The U-turn and After …

One of the many things that Winston Churchill never said (referring to Americans) is that they “…will always do the right thing – after exhausting all the alternatives”. Yesterday the UK Government performed a U-turn on its approach to A-level results but only after extensive protests and after causing immense stress to a great many students. All of this could have been avoided had the Secretary of State for Education bothered to look at the results of the downgrading algorithm. This morning he said that he “wasn’t aware” of what the outcomes would be and tried to put the blame on OfQual. Well, it’s actually his job to be aware of these things and that statement shows he’s not doing his job.

While many students will be mighty relieved that their official A-level grades will go up, that won’t be the end of this fiasco. Many students will find that their places have been already been filled through last week’s clearing process. The Government has lifted the number cap on places in imposed earlier this year, but that won’t help many departments, especially those in the sciences, who have severe constraints on, e.g., laboratory capacity (more so with social distancing in place).

I feel very sorry for friends and former colleagues in UK universities having to deal with this shambles. The Government will be quite happy that it has managed to throw this particularly hot potato into the hands of admissions tutors across the land. Ministers will be hoping that whatever blame now accrues will be attributed to universities being “inflexible” when it is entirely down to incompetence elsewhere. As always it’s the front-line staff who will have to deal with it, as if their job was not stressful enough having to deal with Covid-19.

Meanwhile, here in Ireland, the Government’s plan for “standardisation” of this year’s Leaving Certificate results looks alarmingly similar to the failed approach tried – and subsequently abandoned – in the United Kingdom. Minister for Education Norma Foley has been making statements about the accuracy and reliability of her Department’s plans that sound eerily similar to those issued by officials across the Irish Sea. I hope that I’m wrong about this – and that there’s some frantic activity going on behind the scenes to change the approach ahead of the release of this year’s Leaving Certificate grades (due on September 7th) – but I have a feeling that we’re going to see yet another slow-motion car crash. It wouldn’t be the first time that, having observed something truly shambolic happening in the UK Education system, an Irish Government then proceeds to do exactly the same thing…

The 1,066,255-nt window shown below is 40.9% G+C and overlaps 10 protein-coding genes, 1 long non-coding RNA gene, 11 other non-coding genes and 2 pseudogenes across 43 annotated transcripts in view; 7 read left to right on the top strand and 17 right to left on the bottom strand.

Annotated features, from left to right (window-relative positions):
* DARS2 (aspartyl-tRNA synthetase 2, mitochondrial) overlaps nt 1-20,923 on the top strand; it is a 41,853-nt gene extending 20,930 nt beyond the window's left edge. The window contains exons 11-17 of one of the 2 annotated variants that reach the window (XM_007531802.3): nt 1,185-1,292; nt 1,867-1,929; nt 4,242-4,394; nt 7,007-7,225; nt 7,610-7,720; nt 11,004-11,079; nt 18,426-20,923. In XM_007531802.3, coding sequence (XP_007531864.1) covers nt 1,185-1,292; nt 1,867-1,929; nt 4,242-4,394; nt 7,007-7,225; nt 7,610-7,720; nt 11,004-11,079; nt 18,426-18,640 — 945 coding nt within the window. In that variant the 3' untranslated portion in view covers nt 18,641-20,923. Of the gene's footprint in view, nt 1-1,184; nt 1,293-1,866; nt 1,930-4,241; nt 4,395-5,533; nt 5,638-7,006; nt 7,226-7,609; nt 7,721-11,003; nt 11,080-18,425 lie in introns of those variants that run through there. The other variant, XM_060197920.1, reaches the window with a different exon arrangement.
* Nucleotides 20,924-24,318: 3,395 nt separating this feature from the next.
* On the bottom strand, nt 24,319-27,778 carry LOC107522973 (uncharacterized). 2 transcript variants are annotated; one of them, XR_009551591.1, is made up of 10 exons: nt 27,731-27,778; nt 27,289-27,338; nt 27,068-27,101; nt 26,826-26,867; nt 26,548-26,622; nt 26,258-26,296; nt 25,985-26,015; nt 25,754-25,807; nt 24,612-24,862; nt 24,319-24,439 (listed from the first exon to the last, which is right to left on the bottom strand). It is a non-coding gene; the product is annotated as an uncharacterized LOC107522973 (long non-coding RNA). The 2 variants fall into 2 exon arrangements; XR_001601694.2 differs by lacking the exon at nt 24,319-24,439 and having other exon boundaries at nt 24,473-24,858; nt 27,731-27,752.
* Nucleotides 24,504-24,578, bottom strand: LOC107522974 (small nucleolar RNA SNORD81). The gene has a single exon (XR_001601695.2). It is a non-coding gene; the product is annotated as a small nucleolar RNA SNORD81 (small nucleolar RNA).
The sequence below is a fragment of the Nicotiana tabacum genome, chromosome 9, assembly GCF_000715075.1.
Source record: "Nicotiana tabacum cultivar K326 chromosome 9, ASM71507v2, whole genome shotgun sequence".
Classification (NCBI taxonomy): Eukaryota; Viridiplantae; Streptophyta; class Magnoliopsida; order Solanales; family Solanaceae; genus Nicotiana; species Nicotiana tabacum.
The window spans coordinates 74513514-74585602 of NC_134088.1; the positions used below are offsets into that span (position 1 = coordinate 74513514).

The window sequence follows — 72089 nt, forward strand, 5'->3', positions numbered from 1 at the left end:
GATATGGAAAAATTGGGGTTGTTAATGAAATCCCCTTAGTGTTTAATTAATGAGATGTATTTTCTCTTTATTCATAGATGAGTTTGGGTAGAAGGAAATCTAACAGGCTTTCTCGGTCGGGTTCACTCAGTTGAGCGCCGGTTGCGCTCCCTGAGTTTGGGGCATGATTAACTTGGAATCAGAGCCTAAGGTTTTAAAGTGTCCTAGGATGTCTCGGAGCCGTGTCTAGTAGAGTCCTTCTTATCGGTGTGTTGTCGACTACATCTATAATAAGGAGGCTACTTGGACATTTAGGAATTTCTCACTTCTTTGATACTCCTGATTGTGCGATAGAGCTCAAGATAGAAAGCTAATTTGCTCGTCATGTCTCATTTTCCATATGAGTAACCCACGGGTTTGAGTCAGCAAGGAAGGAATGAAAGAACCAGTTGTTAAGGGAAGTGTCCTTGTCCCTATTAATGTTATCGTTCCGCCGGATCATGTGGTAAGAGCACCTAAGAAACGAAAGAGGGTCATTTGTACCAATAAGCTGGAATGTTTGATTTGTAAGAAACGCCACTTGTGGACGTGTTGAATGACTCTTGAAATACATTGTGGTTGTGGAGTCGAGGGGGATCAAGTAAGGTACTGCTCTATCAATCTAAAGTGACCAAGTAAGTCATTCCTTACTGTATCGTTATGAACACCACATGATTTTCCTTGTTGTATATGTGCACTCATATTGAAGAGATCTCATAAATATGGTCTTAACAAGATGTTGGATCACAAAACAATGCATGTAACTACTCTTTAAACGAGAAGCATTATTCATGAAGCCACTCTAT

9 Responses to “The U-turn and After …”

  1. Anton Garrett Says:

    I would trust a teacher to produce relative rankings of pupils but not rankings by an external standard. My mistrust is not based on any belief of deliberate manipulation but simply of variations among teachers.

    • telescoper Says:

      Fair point – but that information was not included in the A-level algorithm. Teachers were not asked to perform a rank ordering, and only crude grades were input.

  2. When was the U-turn announced? When do/did students get their revised grades? First I heard of this, the focus had already shifted to admissions…

  3. Rob Ivison Says:

    A slow motion car crash, indeed, despite their having witnessed the same car crash unfold north of the border a week or two earlier, and having called for the resignation of the minister that oversaw that fiasco.

    Do you ever wonder if those that voted for these toerags remember having done so, and suffer suitable levels of regret?

    • telescoper Says:

      They usually just say “I know it’s bad but imagine how much worse it would be under Labour!”…:-/

  4. There has been a predictable U-turn, but the new grades have not yet been released to universities.

  5. Dave Carter Says:

    Its Ofqual’s fault apparently. Or somebody’s, but definitely not Gavin Williamson’s, oh no. Not the government’s, their hands are clean. Despite the fact that it was obvious to anybody with half a brain cell that the algorithm, especially the part of it which focuses of the previous exam history of a school was deeply flawed. It never ceases to amaze me that people, including the press and opposition, do not call them out more strongly for their serial incompetence and craven excuses.

  6. Dave Carter Says:

    Sarah Wollaston summed up Williamson perfectly: “in a crowded field, the most under-demoted of the inadequates in government”.

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